As it turns out, it’s not feasible to print an entire crossbow yet. But [Dan]’s crossbow build does a good job of leveraging what a 3D printer is good at. Most of the printed parts reside in the crossbow’s trigger group, and the diagrams in the write-up clearly show how the trigger, sear and safety all interact. Particularly nice is the automatic nature of the safety, which is engaged by drawing back the string. We also like the printed spring that keeps the quarrel in place on the bridle, and the Picatinny rail for mounting a scope. Non-printed parts include the aluminum tubes used in the stocks, and the bow itself, a composite design with fiberglass rods inside PVC pipe. The video below shows the crossbow in action, and it looks pretty powerful.
Actually, we’ll partially retract our earlier dismissal of entirely 3D-printed crossbows, but [Dan]’s version is a lot more practical and useful than this model. And for a more traditional crossbow design, check out this entirely hand-made crossbow.
Continue reading “Powerful Crossbow is Almost Entirely 3D Printed”
[hw97karbine] has made a pretty cool tennis ball cannon. While making a cannon of this sort is nothing new to us, we were impressed by the effort taken to get a stoichiometrically ideal mixture of 3.2% butane and air in the combustion chamber.
[hw97karbine] filled a syringe with butane and then dosed exact amounts into the chamber using a hole in the back. To control the air mixture he marked lines on the outside of the cylinder with magic marker. Simple but effective.
More rewarding than the methods was the cool slow-mo videography of the explosions in the chamber. You really have to check it out. [hw97karbine] shows clearly the difference between a well-balanced fuel to air mixture and a poorly balanced one. It’s one thing to say that more fuel does not mean better combustion, as we all remember from our personal potato cannon experiences, but it’s another thing entirely to see it.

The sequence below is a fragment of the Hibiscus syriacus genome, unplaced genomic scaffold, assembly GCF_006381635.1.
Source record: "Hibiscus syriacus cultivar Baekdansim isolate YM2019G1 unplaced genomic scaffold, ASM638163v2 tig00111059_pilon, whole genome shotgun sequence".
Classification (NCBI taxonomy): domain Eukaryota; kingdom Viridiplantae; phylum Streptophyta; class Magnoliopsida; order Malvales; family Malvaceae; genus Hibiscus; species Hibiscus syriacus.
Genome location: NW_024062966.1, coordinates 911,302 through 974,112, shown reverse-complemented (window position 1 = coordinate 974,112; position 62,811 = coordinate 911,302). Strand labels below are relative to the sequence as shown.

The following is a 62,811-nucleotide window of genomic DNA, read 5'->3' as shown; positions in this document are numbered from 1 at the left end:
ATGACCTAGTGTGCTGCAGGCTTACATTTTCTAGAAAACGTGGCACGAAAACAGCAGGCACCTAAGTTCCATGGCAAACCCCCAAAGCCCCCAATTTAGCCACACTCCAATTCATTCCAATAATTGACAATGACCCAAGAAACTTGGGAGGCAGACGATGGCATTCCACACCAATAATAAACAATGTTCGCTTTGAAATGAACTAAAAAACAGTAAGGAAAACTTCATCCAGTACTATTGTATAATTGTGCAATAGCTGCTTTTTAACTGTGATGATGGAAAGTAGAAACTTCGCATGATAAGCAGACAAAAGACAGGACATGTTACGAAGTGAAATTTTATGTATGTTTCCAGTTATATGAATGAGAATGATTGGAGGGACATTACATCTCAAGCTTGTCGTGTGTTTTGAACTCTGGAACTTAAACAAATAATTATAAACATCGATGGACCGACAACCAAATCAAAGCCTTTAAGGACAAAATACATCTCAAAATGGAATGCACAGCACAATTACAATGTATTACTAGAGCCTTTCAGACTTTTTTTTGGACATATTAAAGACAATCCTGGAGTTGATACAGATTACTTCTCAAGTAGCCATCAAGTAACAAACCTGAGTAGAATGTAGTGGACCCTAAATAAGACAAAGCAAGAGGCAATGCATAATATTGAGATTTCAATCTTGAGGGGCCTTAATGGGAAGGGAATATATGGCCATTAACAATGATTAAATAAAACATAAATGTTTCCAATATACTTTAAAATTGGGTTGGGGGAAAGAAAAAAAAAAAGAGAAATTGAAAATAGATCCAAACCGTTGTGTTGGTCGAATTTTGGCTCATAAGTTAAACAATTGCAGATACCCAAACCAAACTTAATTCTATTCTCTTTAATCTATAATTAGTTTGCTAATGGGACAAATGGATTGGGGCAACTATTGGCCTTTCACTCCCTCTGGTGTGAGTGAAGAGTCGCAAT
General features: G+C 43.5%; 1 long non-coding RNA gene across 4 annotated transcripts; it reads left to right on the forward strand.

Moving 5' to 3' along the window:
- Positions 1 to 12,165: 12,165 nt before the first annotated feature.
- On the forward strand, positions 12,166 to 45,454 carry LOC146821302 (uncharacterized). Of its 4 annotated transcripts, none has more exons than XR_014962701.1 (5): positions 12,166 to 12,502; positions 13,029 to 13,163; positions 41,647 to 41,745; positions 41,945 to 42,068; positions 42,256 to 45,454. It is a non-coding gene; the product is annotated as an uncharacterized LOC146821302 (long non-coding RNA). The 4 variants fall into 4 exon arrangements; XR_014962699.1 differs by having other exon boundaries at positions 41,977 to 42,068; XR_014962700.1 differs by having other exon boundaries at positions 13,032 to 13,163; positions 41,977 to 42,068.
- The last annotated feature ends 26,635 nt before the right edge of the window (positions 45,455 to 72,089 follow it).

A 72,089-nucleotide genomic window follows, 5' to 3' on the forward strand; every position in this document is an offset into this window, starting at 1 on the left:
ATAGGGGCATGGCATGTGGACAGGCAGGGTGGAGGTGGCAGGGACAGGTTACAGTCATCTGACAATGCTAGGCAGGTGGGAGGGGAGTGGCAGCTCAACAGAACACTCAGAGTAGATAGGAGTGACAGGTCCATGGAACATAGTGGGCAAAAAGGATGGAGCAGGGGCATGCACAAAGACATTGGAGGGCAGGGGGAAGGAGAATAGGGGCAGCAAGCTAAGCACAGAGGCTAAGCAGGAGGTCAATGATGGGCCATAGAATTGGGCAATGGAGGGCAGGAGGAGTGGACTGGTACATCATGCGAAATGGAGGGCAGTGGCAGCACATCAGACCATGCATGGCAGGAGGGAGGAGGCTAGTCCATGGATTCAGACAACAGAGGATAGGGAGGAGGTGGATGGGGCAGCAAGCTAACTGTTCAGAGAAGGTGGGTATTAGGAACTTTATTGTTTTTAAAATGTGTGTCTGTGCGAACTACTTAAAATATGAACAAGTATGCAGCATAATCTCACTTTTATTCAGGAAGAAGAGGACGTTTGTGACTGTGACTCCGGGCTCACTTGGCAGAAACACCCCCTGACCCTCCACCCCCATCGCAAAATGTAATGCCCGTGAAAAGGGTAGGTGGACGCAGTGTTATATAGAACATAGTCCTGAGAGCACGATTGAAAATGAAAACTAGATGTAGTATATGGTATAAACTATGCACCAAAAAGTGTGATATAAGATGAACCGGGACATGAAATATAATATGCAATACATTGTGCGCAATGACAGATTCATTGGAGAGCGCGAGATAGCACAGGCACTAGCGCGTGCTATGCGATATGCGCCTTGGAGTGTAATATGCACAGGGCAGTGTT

Who doesn’t like to ring in the New Year with explosives? But speaking from personal experience – I can neither confirm not deny nearly blowing my hand off once with a small dry-ice grenade – a hands-off way to launch your fireworks can be a plus, in which case you might want to check out this automatic firecracker launcher.
[Valentin]’s build has all the earmarks of an inspired afternoon of hasty hacking. Mostly built of wood and hot glue, there’s a feed ramp for fresh ammo and an elastic-powered sled on a ramp. Fireworks are metered onto the sled with one turn of a small gear motor, the fuse is light by a butane torch, and another gear motor pulls the sled back and launches the firecracker. The launch is somewhat anemic – perhaps some stouter rubber bands or latex tubing would provide a little more oomph. But it’s still a fun build with plenty of potential for improvement – perhaps something along the lines of this automated beer catapult?